A two-phase innate host response to alphavirus infection identified by mRNP-tagging in vivo.
A concept fundamental to viral pathogenesis is that infection induces specific changes within the host cell, within specific tissues, or within the entire animal. These changes are reflected in a cascade of altered transcription patterns evident during infection. However, elucidation of this cascade in vivo has been limited by a general inability to distinguish changes occurring in the minority of infected cells from those in surrounding uninfected cells. To circumvent this inherent limitation of traditional gene expression profiling methods, an innovative mRNP-tagging technique was implemented to isolate host mRNA specifically from infected cells in vitro as well as in vivo following Venezuelan equine encephalitis virus (VEE) infection. This technique facilitated a direct characterization of the host defense response specifically within the first cells infected with VEE, while simultaneous total RNA analysis assessed the collective response of both the infected and uninfected cells. The result was a unique, multifaceted profile of the early response to VEE infection in primary dendritic cells, as well as in the draining lymph node, the initially targeted tissue in the mouse model. A dynamic environment of complex interactions was revealed, and suggested a two-step innate response in which activation of a subset of host genes in infected cells subsequently leads to activation of the surrounding uninfected cells. Our findings suggest that the application of viral mRNP-tagging systems, as introduced here, will facilitate a much more detailed understanding of the highly coordinated host response to infectious agents.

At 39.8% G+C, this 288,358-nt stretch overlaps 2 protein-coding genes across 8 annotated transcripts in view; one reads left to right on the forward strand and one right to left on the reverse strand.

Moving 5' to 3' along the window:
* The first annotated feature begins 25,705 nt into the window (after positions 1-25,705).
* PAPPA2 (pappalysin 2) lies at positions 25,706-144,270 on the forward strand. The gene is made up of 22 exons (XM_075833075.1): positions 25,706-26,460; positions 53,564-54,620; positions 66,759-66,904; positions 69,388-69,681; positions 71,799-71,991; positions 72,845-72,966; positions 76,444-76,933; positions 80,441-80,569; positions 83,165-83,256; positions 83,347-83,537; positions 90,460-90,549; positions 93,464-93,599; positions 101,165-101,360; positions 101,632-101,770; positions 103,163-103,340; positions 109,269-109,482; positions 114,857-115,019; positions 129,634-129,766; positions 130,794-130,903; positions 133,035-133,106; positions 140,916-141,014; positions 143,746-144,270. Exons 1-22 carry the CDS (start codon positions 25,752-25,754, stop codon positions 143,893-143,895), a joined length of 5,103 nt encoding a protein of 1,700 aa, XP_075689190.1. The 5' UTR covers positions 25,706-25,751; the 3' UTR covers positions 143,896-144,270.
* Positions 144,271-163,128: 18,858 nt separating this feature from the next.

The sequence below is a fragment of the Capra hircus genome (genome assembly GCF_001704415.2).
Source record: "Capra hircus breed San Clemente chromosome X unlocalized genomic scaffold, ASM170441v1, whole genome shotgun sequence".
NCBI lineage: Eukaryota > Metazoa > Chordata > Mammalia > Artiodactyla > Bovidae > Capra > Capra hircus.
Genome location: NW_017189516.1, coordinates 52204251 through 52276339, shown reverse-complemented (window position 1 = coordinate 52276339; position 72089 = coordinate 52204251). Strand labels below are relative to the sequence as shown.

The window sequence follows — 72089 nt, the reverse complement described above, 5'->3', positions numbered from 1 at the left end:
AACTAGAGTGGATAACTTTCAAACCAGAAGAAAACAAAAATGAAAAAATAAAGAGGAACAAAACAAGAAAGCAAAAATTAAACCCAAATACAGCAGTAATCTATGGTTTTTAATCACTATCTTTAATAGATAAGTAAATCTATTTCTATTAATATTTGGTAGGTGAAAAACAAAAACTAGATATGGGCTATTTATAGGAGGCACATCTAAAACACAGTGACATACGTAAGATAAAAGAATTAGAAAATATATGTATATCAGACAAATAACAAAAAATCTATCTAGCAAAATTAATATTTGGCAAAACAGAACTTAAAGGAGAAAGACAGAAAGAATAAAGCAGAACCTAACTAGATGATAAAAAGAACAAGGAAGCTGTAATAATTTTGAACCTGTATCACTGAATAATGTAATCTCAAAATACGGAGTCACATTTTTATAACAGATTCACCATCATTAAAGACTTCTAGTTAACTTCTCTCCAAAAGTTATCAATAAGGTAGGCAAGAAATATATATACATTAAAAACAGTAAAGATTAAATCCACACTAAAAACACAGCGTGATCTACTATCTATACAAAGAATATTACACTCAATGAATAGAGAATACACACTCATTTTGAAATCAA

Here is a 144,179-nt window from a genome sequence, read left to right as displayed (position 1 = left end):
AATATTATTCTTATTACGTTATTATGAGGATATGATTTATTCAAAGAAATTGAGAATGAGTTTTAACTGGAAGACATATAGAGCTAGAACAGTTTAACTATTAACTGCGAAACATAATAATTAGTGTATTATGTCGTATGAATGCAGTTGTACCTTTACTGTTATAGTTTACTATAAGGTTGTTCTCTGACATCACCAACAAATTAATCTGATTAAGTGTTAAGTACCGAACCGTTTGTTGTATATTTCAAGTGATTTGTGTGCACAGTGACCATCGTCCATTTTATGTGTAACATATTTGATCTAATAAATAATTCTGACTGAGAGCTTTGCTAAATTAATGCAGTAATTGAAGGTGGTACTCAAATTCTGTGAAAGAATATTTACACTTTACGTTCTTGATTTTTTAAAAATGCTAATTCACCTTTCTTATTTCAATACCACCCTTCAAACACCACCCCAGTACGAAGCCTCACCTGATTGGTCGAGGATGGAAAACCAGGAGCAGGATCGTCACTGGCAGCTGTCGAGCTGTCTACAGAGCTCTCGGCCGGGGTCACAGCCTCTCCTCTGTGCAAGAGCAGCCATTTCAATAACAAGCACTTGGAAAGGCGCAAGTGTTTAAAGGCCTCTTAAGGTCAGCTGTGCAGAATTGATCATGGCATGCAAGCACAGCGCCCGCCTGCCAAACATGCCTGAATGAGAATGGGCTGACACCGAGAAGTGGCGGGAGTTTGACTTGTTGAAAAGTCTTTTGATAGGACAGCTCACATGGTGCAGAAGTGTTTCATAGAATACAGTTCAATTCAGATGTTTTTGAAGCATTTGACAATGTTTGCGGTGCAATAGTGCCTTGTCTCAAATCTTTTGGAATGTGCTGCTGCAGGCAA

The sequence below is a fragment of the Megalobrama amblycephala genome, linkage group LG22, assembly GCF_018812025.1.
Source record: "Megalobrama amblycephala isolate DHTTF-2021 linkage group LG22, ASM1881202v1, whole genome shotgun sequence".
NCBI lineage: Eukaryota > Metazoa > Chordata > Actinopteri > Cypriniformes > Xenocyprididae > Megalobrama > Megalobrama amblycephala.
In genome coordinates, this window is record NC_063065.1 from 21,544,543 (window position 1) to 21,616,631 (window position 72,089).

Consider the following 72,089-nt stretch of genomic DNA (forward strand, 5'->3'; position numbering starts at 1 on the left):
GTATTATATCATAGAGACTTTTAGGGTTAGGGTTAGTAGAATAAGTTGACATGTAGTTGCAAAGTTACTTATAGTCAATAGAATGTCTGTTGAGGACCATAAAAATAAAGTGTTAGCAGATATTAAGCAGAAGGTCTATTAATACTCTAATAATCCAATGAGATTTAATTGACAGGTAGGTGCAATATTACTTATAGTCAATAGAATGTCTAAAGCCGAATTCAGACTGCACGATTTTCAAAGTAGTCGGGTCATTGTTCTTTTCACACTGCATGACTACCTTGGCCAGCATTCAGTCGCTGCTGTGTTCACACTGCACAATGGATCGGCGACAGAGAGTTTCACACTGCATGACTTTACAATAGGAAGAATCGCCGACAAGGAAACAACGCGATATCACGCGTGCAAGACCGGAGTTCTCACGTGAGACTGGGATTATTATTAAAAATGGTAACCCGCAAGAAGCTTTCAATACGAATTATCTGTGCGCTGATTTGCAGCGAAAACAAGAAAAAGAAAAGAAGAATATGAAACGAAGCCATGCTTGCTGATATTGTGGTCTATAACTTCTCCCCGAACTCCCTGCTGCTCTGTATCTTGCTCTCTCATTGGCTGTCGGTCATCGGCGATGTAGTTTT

Konopka, JL; Penalva, LO; Thompson, JM; White, LJ; Beard, CW; Keene, JD; Johnston, RE
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